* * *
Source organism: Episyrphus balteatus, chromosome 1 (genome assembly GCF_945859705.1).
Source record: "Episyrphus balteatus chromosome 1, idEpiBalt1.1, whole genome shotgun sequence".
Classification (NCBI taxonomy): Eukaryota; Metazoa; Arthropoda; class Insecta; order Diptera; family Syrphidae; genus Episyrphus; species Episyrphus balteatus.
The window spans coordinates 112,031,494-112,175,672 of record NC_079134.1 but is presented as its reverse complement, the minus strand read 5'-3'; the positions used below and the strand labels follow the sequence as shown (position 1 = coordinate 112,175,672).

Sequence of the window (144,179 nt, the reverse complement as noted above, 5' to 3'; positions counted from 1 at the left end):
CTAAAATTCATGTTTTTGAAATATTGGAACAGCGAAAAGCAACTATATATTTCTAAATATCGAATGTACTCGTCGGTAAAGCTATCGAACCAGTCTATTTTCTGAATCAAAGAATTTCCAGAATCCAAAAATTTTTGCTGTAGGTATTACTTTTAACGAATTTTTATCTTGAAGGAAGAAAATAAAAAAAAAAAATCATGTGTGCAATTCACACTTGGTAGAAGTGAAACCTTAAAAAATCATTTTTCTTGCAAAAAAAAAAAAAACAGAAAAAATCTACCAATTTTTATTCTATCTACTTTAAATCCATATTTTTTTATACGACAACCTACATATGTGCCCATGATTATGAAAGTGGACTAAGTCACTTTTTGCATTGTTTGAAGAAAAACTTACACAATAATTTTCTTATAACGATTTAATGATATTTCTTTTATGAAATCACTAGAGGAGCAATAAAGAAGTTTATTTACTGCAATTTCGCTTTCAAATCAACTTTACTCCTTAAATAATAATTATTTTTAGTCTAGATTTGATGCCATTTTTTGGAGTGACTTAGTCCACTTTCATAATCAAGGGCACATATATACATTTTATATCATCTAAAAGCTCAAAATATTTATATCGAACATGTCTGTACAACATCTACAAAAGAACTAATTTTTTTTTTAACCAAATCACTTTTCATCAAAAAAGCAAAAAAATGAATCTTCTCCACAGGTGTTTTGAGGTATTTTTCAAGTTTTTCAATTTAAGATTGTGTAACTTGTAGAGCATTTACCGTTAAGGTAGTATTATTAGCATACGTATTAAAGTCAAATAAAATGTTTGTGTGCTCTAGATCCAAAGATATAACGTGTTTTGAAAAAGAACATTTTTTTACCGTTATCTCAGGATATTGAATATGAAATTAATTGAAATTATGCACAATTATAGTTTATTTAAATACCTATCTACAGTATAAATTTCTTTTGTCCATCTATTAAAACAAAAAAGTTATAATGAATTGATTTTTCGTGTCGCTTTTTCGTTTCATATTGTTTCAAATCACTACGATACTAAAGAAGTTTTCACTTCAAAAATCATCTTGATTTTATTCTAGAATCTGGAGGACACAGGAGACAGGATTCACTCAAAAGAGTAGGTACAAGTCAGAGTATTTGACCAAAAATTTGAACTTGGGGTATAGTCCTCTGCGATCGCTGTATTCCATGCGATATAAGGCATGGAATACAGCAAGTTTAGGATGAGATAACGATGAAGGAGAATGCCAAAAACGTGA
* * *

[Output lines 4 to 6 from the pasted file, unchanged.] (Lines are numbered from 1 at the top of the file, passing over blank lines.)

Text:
The window spans coordinates 112,031,494-112,175,672 of record NC_079134.1 but is presented as its reverse complement, the minus strand read 5'-3'; the positions used below and the strand labels follow the sequence as shown (position 1 = coordinate 112,175,672).

Sequence of the window (144,179 nt, the reverse complement as noted above, 5' to 3'; positions counted from 1 at the left end):
CTAAAATTCATGTTTTTGAAATATTGGAACAGCGAAAAGCAACTATATATTTCTAAATATCGAATGTACTCGTCGGTAAAGCTATCGAACCAGTCTATTTTCTGAATCAAAGAATTTCCAGAATCCAAAAATTTTTGCTGTAGGTATTACTTTTAACGAATTTTTATCTTGAAGGAAGAAAATAAAAAAAAAAAATCATGTGTGCAATTCACACTTGGTAGAAGTGAAACCTTAAAAAATCATTTTTCTTGCAAAAAAAAAAAAAACAGAAAAAATCTACCAATTTTTATTCTATCTACTTTAAATCCATATTTTTTTATACGACAACCTACATATGTGCCCATGATTATGAAAGTGGACTAAGTCACTTTTTGCATTGTTTGAAGAAAAACTTACACAATAATTTTCTTATAACGATTTAATGATATTTCTTTTATGAAATCACTAGAGGAGCAATAAAGAAGTTTATTTACTGCAATTTCGCTTTCAAATCAACTTTACTCCTTAAATAATAATTATTTTTAGTCTAGATTTGATGCCATTTTTTGGAGTGACTTAGTCCACTTTCATAATCAAGGGCACATATATACATTTTATATCATCTAAAAGCTCAAAATATTTATATCGAACATGTCTGTACAACATCTACAAAAGAACTAATTTTTTTTTTAACCAAATCACTTTTCATCAAAAAAGCAAAAAAATGAATCTTCTCCACAGGTGTTTTGAGGTATTTTTCAAGTTTTTCAATTTAAGATTGTGTAACTTGTAGAGCATTTACCGTTAAGGTAGTATTATTAGCATACGTATTAAAGTCAAATAAAATGTTTGTGTGCTCTAGATCCAAAGATATAACGTGTTTTGAAAAAGAACATTTTTTTACCGTTATCTCAGGATATTGAATATGAAATTAATTGAAATTATGCACAATTATAGTTTATTTAAATACCTATCTACAGTATAAATTTCTTTTGTCCATCTATTAAAACAAAAAAGTTATAATGAATTGATTTTTCGTGTCGCTTTTTCGTTTCATATTGTTTCAAATCACTACGATACTAAAGAAGTTTTCACTTCAAAAATCATCTTGATTTTATTCTAGAATCTGGAGGACACAGGAGACAGGATTCACTCAAAAGAGTAGGTACAAGTCAGAGTATTTGACCAAAAATTTGAACTTGGGGTATAGTCCTCTGCGATCGCTGTATTCCATGCGATATAAGGCATGGAATACAGCAAGTTTAGGATGAGATAACGATGAAGGAGAATGCCAAAAACGTGA